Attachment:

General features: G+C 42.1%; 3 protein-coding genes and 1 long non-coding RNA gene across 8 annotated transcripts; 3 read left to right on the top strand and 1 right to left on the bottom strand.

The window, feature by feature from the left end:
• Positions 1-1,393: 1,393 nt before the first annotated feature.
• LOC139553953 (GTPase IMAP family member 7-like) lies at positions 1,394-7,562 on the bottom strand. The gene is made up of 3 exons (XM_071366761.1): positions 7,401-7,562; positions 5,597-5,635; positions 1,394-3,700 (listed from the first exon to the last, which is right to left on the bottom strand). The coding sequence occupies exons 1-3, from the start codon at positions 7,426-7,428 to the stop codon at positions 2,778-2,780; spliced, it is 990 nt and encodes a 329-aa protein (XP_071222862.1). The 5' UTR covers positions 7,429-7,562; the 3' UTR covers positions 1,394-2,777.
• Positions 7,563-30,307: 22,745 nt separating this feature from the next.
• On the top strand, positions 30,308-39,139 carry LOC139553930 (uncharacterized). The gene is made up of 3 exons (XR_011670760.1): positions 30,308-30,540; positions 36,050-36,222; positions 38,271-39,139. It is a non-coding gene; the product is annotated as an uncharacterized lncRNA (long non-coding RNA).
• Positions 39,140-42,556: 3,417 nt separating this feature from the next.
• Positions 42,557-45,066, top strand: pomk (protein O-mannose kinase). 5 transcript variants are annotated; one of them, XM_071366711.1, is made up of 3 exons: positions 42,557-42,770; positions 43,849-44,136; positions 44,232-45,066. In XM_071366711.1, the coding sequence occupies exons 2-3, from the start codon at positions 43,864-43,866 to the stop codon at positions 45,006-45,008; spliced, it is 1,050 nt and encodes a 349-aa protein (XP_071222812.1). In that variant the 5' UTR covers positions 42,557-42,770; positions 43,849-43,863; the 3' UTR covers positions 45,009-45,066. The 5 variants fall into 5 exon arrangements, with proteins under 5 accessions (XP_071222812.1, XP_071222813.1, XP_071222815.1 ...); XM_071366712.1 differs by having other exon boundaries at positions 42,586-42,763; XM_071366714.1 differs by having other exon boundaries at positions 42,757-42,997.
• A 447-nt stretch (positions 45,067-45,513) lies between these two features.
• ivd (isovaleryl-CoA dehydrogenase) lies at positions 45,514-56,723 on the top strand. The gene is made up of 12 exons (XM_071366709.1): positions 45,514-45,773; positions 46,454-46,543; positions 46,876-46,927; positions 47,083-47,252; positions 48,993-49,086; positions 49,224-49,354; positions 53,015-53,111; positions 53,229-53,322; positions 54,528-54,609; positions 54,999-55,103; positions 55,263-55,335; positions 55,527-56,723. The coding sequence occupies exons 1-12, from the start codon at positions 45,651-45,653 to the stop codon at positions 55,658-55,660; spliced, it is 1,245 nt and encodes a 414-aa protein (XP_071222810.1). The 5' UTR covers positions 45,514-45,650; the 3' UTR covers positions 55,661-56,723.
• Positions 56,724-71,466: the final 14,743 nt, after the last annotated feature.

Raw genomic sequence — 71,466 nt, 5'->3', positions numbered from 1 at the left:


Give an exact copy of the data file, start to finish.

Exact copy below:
General features: G+C 42.1%; 3 protein-coding genes and 1 long non-coding RNA gene across 8 annotated transcripts; 3 read left to right on the top strand and 1 right to left on the bottom strand.

The window, feature by feature from the left end:
• Positions 1-1,393: 1,393 nt before the first annotated feature.
• LOC139553953 (GTPase IMAP family member 7-like) lies at positions 1,394-7,562 on the bottom strand. The gene is made up of 3 exons (XM_071366761.1): positions 7,401-7,562; positions 5,597-5,635; positions 1,394-3,700 (listed from the first exon to the last, which is right to left on the bottom strand). The coding sequence occupies exons 1-3, from the start codon at positions 7,426-7,428 to the stop codon at positions 2,778-2,780; spliced, it is 990 nt and encodes a 329-aa protein (XP_071222862.1). The 5' UTR covers positions 7,429-7,562; the 3' UTR covers positions 1,394-2,777.
• Positions 7,563-30,307: 22,745 nt separating this feature from the next.
• On the top strand, positions 30,308-39,139 carry LOC139553930 (uncharacterized). The gene is made up of 3 exons (XR_011670760.1): positions 30,308-30,540; positions 36,050-36,222; positions 38,271-39,139. It is a non-coding gene; the product is annotated as an uncharacterized lncRNA (long non-coding RNA).
• Positions 39,140-42,556: 3,417 nt separating this feature from the next.
• Positions 42,557-45,066, top strand: pomk (protein O-mannose kinase). 5 transcript variants are annotated; one of them, XM_071366711.1, is made up of 3 exons: positions 42,557-42,770; positions 43,849-44,136; positions 44,232-45,066. In XM_071366711.1, the coding sequence occupies exons 2-3, from the start codon at positions 43,864-43,866 to the stop codon at positions 45,006-45,008; spliced, it is 1,050 nt and encodes a 349-aa protein (XP_071222812.1). In that variant the 5' UTR covers positions 42,557-42,770; positions 43,849-43,863; the 3' UTR covers positions 45,009-45,066. The 5 variants fall into 5 exon arrangements, with proteins under 5 accessions (XP_071222812.1, XP_071222813.1, XP_071222815.1 ...); XM_071366712.1 differs by having other exon boundaries at positions 42,586-42,763; XM_071366714.1 differs by having other exon boundaries at positions 42,757-42,997.
• A 447-nt stretch (positions 45,067-45,513) lies between these two features.
• ivd (isovaleryl-CoA dehydrogenase) lies at positions 45,514-56,723 on the top strand. The gene is made up of 12 exons (XM_071366709.1): positions 45,514-45,773; positions 46,454-46,543; positions 46,876-46,927; positions 47,083-47,252; positions 48,993-49,086; positions 49,224-49,354; positions 53,015-53,111; positions 53,229-53,322; positions 54,528-54,609; positions 54,999-55,103; positions 55,263-55,335; positions 55,527-56,723. The coding sequence occupies exons 1-12, from the start codon at positions 45,651-45,653 to the stop codon at positions 55,658-55,660; spliced, it is 1,245 nt and encodes a 414-aa protein (XP_071222810.1). The 5' UTR covers positions 45,514-45,650; the 3' UTR covers positions 55,661-56,723.
• Positions 56,724-71,466: the final 14,743 nt, after the last annotated feature.

Raw genomic sequence — 71,466 nt, 5'->3', positions numbered from 1 at the left: